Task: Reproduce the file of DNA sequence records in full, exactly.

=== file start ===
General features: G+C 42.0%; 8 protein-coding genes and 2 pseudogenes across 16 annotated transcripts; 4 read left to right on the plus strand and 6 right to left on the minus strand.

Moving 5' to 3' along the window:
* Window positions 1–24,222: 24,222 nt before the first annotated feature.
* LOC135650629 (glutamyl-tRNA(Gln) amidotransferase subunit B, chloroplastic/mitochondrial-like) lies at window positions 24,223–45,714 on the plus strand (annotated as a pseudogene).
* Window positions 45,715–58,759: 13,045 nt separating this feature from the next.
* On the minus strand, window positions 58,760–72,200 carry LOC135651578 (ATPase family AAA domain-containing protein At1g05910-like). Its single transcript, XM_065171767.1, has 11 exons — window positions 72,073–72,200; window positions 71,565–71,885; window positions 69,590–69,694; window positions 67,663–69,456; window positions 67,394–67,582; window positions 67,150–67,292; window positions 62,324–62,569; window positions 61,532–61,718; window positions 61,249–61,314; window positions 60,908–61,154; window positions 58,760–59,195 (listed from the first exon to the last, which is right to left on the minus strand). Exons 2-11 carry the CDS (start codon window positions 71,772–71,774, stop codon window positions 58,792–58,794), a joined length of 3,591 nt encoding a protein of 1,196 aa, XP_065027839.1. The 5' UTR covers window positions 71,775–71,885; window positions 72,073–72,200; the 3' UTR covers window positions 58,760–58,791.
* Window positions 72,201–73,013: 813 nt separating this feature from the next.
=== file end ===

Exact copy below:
General features: G+C 42.0%; 8 protein-coding genes and 2 pseudogenes across 16 annotated transcripts; 4 read left to right on the plus strand and 6 right to left on the minus strand.

Moving 5' to 3' along the window:
* Window positions 1–24,222: 24,222 nt before the first annotated feature.
* LOC135650629 (glutamyl-tRNA(Gln) amidotransferase subunit B, chloroplastic/mitochondrial-like) lies at window positions 24,223–45,714 on the plus strand (annotated as a pseudogene).
* Window positions 45,715–58,759: 13,045 nt separating this feature from the next.
* On the minus strand, window positions 58,760–72,200 carry LOC135651578 (ATPase family AAA domain-containing protein At1g05910-like). Its single transcript, XM_065171767.1, has 11 exons — window positions 72,073–72,200; window positions 71,565–71,885; window positions 69,590–69,694; window positions 67,663–69,456; window positions 67,394–67,582; window positions 67,150–67,292; window positions 62,324–62,569; window positions 61,532–61,718; window positions 61,249–61,314; window positions 60,908–61,154; window positions 58,760–59,195 (listed from the first exon to the last, which is right to left on the minus strand). Exons 2-11 carry the CDS (start codon window positions 71,772–71,774, stop codon window positions 58,792–58,794), a joined length of 3,591 nt encoding a protein of 1,196 aa, XP_065027839.1. The 5' UTR covers window positions 71,775–71,885; window positions 72,073–72,200; the 3' UTR covers window positions 58,760–58,791.
* Window positions 72,201–73,013: 813 nt separating this feature from the next.